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Manila urges Asean to stop Beijing in South China Sea

Philippine foreign secretary Albert del Rosario has urged Asean to 'stand up' to China by urging it to halt its reclamation work

KUALA LUMPUR // The Philippines on Sunday urged its fellow South-east Asian countries to take immediate steps to halt land reclamation by China in the disputed waters of the South China Sea, warning that failure to do so will see Beijing take “de facto control” of the area.

Malaysia’s foreign minister Anifah Aman, however, said that the 10-member Association of South-east Asian Nations will avoid confrontation with China and continue negotiations with Beijing on a binding code of conduct that would govern behaviour in the area.

Philippine foreign secretary Albert del Rosario told a meeting of Asean foreign ministers that if China’s construction of artificial islands on reefs claimed by other countries is allowed to be completed, Beijing will impose its claim over more than 85 per cent of the sea.

Mr Rosario urged Asean to “stand up” to China by urging it to halt its reclamation work, which threatened to militarise the region, infringe on rights of other states and damage the marine environment.

“The threats posed by these massive reclamations are real and cannot be ignored or denied,” he said. “Asean should assert its leadership, centrality and solidarity. Asean must show the world that it has the resolve to act in the common interest.”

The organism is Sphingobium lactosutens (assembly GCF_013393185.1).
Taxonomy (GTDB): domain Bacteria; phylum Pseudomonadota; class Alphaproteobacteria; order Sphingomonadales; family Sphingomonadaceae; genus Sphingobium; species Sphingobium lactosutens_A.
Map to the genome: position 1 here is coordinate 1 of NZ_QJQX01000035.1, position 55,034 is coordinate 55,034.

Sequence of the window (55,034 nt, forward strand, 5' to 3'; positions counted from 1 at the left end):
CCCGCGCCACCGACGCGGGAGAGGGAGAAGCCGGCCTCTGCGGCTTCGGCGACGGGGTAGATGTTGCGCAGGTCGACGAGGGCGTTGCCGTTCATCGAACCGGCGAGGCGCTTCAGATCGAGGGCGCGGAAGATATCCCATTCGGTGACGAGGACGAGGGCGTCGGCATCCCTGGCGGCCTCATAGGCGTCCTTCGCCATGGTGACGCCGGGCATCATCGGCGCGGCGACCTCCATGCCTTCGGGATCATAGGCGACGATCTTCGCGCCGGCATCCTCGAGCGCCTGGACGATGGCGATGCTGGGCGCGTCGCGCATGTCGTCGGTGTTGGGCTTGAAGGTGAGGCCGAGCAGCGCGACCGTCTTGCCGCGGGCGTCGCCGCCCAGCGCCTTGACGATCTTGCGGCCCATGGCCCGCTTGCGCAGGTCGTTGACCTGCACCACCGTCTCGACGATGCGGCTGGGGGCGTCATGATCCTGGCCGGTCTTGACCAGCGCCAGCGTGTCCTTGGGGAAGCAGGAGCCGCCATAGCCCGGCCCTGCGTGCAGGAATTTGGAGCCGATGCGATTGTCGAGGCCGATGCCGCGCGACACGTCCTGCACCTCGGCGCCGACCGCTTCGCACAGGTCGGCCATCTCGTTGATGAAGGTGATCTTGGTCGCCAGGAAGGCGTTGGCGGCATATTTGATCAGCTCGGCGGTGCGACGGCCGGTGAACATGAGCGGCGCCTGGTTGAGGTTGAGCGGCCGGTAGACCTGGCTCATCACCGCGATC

China, Taiwan and Asean members Malaysia, the Philippines, Vietnam and Brunei have overlapping claims in the South China Sea, which includes busy sea lanes and rich fishing grounds, and is believed to have large undersea deposits of oil and natural gas.

The group of nations has maintained a cautious stand in the dispute to avoid angering China, a key trading partner.

Malaysia’s Mr Aman said that Asean is “very much concerned” about the reclamation, but that sending an ultimatum to China to stop work could backfire and hurt peace and stability in the region.

“It will be much appreciated if China can stop work and sit down with Asean countries to find a solution,” he said. “Asean must send the right signal and make the right move. We must avoid any measures that are counterproductive either to ourselves or to China.”

Officials from Asean and China are scheduled to meet in May and June to discuss the issue.

* Associated Press

Published: April 26, 2015 04:00 AM

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